As implied by the title, this discussion is a personal perspective and, as such, it reflects my own agnostic views about religion. Although, this entire website might be described as a personal perspective, it has endeavoured to undertake an honest duty of inquiry on all subjects discussed. So while my own perspective is not intended as some thinly veiled attempt to convert anybody to some agnostic or atheist calling; it cannot help but reflect my own personal interpretation of the facts. Therefore, the first of the three discussions below considers why some people need to believe in some sort of God, while other people believe that they have little choice but to face up to the reality of the universe, for what it is, and not what they would like it to be:
Within the scope of this overall section, we have tried to reflect on how people come to any particular worldview of life. Along the way, it has been suggested that we form our worldview based on the axioms of philosophy, theology and science, albeit to varying degrees. On this premise, we have generalised that theology is representative of our beliefs; while philosophy reflects our logic and science the verification of facts. While it has been accepted that this is possibly an over simplistic summary, it still appears to provide an adequate framework to start the discussion. Although it might be worth pointing out that once we establish our worldview, we often appear capable of using the logic, as associated with philosophy, to either justify our beliefs in any given religion or our acceptance of almost any scientific assumption. As such, it might be argued that many people are polarised towards either their theological beliefs or their scientific beliefs and subsequently used philosophical arguments to address the uncertainty in either position. In this respect, the core of many worldviews is often centred on the attempt to resolve issues that we really know cannot be resolved, at least at this time, although it has also to be recognised that the collective worldview of any given society can be just as much a product of indoctrination as education. However, in the context of this personal perspective, it seems sensible to narrow the scope of all possible differences in our worldviews to just one central issue:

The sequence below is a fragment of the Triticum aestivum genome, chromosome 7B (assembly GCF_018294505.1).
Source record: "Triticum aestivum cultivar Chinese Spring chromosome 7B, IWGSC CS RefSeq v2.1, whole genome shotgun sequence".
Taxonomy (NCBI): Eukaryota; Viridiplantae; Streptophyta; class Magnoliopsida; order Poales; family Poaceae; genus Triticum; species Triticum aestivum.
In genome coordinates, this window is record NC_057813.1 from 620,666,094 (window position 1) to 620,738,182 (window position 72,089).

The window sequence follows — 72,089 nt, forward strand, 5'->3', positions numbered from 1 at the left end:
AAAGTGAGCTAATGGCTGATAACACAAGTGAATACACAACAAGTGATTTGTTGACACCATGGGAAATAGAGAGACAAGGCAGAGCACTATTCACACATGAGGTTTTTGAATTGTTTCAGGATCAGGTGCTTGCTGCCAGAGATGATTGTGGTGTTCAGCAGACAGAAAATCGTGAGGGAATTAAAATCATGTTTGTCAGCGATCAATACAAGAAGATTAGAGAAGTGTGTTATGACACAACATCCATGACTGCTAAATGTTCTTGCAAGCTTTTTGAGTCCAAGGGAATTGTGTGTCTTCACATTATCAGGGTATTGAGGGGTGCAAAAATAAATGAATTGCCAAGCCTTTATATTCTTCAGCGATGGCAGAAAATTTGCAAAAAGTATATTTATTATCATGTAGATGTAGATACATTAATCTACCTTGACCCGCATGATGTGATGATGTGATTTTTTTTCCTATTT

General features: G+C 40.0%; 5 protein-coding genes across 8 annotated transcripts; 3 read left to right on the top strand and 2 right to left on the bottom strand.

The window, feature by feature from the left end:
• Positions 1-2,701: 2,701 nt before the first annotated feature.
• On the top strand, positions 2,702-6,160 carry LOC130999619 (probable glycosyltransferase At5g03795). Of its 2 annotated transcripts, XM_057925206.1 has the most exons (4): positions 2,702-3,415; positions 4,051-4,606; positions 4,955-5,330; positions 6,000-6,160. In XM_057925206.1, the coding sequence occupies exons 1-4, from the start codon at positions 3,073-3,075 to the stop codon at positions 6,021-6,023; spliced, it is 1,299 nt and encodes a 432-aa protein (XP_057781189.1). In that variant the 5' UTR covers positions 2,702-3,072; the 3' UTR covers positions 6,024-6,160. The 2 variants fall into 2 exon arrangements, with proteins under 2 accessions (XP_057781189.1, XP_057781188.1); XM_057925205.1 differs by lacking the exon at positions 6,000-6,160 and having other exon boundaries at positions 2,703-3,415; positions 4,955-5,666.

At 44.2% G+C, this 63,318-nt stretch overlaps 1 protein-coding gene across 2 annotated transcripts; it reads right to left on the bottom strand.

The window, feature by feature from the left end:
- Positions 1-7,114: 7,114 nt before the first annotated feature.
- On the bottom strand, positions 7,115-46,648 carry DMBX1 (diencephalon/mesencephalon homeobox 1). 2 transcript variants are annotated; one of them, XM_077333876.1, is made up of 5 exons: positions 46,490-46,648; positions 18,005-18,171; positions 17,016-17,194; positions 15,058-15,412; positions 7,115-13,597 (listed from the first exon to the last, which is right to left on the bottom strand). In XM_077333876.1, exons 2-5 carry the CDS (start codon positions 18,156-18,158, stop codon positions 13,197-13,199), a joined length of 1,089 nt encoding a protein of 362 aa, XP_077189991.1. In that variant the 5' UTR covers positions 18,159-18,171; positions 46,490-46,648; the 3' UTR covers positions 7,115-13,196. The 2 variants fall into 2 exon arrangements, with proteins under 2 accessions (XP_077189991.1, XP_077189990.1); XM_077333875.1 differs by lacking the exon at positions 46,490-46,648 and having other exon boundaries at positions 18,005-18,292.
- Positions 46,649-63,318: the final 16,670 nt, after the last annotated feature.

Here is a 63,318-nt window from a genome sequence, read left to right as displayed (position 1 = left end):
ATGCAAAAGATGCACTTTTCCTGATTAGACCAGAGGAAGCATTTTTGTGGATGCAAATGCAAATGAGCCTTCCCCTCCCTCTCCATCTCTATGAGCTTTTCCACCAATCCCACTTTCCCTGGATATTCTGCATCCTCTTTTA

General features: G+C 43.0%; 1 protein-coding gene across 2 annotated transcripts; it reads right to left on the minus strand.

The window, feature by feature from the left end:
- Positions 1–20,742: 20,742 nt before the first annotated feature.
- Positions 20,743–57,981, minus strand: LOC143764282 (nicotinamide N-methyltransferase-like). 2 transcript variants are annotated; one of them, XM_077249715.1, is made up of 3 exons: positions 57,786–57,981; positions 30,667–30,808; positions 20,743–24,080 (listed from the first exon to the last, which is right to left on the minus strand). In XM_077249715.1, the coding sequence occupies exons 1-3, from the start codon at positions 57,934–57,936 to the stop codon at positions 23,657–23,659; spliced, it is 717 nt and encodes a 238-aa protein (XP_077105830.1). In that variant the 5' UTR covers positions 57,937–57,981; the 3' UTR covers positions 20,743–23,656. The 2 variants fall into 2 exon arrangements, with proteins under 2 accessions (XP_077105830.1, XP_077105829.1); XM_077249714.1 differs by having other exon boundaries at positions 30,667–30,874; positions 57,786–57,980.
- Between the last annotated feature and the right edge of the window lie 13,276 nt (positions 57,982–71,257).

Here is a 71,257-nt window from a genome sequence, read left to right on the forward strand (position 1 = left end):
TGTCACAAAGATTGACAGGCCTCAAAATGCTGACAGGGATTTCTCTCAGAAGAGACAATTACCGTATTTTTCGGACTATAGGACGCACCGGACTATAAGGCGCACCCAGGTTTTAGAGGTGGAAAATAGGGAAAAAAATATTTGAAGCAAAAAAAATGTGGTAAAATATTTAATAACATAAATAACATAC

Does God exist?
However, if we could just put all relative positions on this issue to one side for just a few seconds, might we accept that most religious belief, as defined by ancient scriptures, have their origins at a point in time when there was little real understanding of the wider universe or the mechanisms that are now known to support life. Equally, while accepting that science has taken huge steps in its understanding of the mechanisms at work in the universe and those that help to sustain life, it still cannot really explain the existence of life or the universe. As such, it would seem that certainty cannot be claimed by either perspective, at least, not on the issue of God. If so, there appears to be some room for further logical conjecture, which within this personal perspective has been divided into the following two discussions:
Of course, it is recognised that my perspective has no more claim
on righteous certainty than any other, possibly less, given an acceptance
of a limited knowledge of all the related arguments that surround such
topics. However, this is true of most people and ultimately even the
collective wisdom of an entire society does not guarantee certainty
on any given topic. Therefore, ultimately, we have to choose either
to accept the worldview of the majority, which may be culturally biased
and little more than a system beneficial to the powerful, or endeavour
to follow our own personal duty of inquiry.